May tells Sinn Fein not right time for border poll

Prime Minister Theresa May makes a point in the House of Commons on Tuesday
Prime Minister Theresa May makes a point in the House of Commons on Tuesday

Prime Minister Theresa May has said it is not the right the time for Ireland to hold a border poll on unification.

Mrs May said parties in Northern Ireland should instead be focused on reforming the Executive after the collapse of power-sharing.

Nigel Dodds accused Sinn Fein of causing uncertainty and division

Nigel Dodds accused Sinn Fein of causing uncertainty and division

DUP MP Nigel Dodds accused Sinn Fein of causing further “uncertainty and division” by its fresh calls for a border poll on Irish unity.

Speaking as she delivered a statement to Parliament on last week’s European Council meeting, Mrs May said: “There are a set of circumstances which the secretary of state for Northern Ireland has looked at this issue, and it is not right to have a border poll at this stage.

“What we should all be focusing on is bringing the parties together to ensure that we can continue to see the devolved administration in Northern Ireland working, as it has done, in the interests of the people of Northern Ireland.

“We want to see that devolved administration being formed and that’s what all the parties should be looking for at the moment.”

Sinn Fein has said there is an urgent need for a referendum on Irish unity as the British government has “refused to listen” to the majority of people in Northern Ireland over Brexit.

Belfast North MP Nigel Dodds said: “Following the successful conclusion of the Article 50 Bill last night, there are some in Northern Ireland who would add to the uncertainty and division by calling for a border poll.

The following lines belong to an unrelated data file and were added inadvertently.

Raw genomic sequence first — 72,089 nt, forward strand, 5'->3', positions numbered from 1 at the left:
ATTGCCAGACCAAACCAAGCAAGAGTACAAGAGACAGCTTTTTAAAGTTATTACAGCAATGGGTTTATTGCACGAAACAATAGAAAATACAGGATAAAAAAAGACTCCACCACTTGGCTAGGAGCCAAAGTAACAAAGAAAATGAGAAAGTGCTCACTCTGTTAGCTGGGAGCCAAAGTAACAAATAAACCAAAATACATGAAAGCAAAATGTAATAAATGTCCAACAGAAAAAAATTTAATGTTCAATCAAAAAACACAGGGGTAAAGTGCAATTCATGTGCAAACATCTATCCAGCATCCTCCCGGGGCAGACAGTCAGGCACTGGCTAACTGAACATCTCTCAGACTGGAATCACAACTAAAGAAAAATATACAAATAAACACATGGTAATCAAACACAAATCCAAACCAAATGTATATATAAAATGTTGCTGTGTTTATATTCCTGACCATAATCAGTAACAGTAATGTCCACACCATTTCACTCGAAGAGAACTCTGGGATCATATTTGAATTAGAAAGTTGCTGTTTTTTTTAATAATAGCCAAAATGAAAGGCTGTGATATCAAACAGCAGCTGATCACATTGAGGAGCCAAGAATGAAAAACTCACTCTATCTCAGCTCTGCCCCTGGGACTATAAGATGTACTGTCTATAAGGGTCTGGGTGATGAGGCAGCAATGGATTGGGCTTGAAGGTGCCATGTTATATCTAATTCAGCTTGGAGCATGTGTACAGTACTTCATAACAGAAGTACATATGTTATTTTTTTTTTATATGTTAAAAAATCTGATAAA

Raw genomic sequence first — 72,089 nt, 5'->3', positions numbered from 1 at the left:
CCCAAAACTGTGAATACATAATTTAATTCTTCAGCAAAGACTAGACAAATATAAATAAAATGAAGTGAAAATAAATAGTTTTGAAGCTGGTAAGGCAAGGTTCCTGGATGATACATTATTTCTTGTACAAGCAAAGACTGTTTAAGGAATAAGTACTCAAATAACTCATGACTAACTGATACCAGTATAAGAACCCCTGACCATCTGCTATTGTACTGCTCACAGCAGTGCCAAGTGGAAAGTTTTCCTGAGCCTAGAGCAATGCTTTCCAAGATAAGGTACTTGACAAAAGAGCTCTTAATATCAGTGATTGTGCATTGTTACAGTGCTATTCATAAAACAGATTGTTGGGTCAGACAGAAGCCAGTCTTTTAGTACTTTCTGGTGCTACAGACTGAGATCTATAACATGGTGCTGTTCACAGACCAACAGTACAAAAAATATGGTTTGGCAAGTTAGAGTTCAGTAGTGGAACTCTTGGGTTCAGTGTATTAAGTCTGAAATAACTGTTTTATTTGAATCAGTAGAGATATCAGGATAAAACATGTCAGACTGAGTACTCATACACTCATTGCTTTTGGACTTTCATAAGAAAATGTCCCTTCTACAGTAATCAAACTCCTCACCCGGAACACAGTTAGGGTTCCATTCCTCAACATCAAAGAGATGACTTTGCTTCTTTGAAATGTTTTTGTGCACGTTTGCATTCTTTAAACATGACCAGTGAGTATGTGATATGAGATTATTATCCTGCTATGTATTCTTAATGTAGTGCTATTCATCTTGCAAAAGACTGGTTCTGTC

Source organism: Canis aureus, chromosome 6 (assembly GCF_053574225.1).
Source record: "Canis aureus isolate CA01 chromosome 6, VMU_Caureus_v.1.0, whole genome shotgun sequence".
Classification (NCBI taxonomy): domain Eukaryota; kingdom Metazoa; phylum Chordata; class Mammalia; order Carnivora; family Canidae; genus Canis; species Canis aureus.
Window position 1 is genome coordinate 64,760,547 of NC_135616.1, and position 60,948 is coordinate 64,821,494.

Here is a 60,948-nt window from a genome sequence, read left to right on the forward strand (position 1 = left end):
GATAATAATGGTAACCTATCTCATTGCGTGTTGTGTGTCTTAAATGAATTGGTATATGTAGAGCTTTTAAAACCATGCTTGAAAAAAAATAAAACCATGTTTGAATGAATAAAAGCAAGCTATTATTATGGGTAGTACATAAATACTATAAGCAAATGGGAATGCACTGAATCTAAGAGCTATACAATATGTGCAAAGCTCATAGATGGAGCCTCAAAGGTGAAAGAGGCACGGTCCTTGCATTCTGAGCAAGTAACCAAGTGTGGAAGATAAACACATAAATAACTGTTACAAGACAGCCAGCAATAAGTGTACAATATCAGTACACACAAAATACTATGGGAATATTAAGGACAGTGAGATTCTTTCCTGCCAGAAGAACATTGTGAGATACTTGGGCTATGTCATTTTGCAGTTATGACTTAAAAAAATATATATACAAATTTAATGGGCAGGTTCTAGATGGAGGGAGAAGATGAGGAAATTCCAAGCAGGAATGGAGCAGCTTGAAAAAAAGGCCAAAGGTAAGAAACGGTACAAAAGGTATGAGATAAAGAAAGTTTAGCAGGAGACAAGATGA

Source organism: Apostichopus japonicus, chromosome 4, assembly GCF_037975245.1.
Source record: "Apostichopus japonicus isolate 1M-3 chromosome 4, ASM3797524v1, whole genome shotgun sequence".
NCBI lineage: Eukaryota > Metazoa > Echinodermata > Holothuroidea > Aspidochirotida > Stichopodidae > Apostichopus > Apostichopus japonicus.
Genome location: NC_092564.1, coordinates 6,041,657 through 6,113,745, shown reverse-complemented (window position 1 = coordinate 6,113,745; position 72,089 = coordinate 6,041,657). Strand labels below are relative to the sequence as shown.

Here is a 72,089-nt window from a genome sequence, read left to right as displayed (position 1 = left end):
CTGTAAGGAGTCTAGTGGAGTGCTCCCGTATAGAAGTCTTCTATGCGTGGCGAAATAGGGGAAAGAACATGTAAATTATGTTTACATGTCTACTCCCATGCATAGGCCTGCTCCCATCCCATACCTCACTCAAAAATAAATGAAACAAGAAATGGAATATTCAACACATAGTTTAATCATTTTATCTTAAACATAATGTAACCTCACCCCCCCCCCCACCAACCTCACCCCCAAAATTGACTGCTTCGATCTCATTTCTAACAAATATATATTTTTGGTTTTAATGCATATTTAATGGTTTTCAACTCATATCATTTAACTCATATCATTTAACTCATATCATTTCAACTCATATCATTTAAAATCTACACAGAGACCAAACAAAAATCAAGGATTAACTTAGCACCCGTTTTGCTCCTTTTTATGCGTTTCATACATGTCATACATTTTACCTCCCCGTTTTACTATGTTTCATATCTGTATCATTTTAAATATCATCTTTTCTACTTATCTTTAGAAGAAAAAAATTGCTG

“They’ve already created enough uncertainty and division by collapsing the institutions in Northern Ireland.”

Addressing the prime minister, he added: “Would she take this opportunity to tell people that there’s never been more support for the Union in Northern Ireland across all communities, and that in fact such a call is outside the terms of the Belfast Agreement – the very point that Sinn Fein keep harping on about, that they want the implementation of the agreements.”

Meanwhile, Lady Hermon, the independent MP for North Down, urged the prime minister to personally intervene in Northern Ireland to “turn back the tide” of support for Sinn Fein.

She said: “Fears over the consequences of Brexit have undoubtedly been exploited by Sinn Fein in the recent Northern Ireland Assembly election.

“Sinn Fein increased its first preference vote by somewhere in the region of 58,000 first preference votes.

“That means that Sinn Fein is just one seat behind the Democratic Unionist Party in the new Assembly as elected.

“I wonder, and I’m sure the country wonders and particularly those in Northern Ireland, what steps the prime minister is going to take, including visiting Northern Ireland, to turn back the tide of support for Sinn Fein?”

Mrs May said the focus in the coming weeks must be on bringing the parties together to form a new devolved administration.

She added: “We have been very clear about the relationship that we want to ensure in relation to the border with the Republic of Ireland and we continue to work with the Republic of Ireland and others on delivering on that.”

Meanwhile, she also told MPs that Brexit should not be described as a “divorce”, because it suggests the UK and European Union will be on bad terms after they split.

The issue was raised during the prime minister’s statement on her recent trip to the European Council by Labour’s Angela Smith.

The MP for Penistone and Stocksbridge said: “There’s been a lot of emphasis on the trade deal but the divorce deal is very important too and at the heart of any divorce deal is a fair financial settlement.

“What will the prime minister do if there is no fair financial settlement at the end of the Article 50 period?”

Mrs May replied: “You will be aware as we enter the negotiation there is a wide range of issues that we will be looking at and discussing with the European Union.

“But I didn’t raise this earlier ... but a number of people have used this term of divorce.

“Actually, I prefer not to use a term of divorce from the European Union because very often when people get divorced they don’t have a very good relationship afterwards.

“Honourable members need to stop looking at this as simply coming out of the European Union and see the opportunity for building a new relationship with the European Union and that’s what we will be doing.”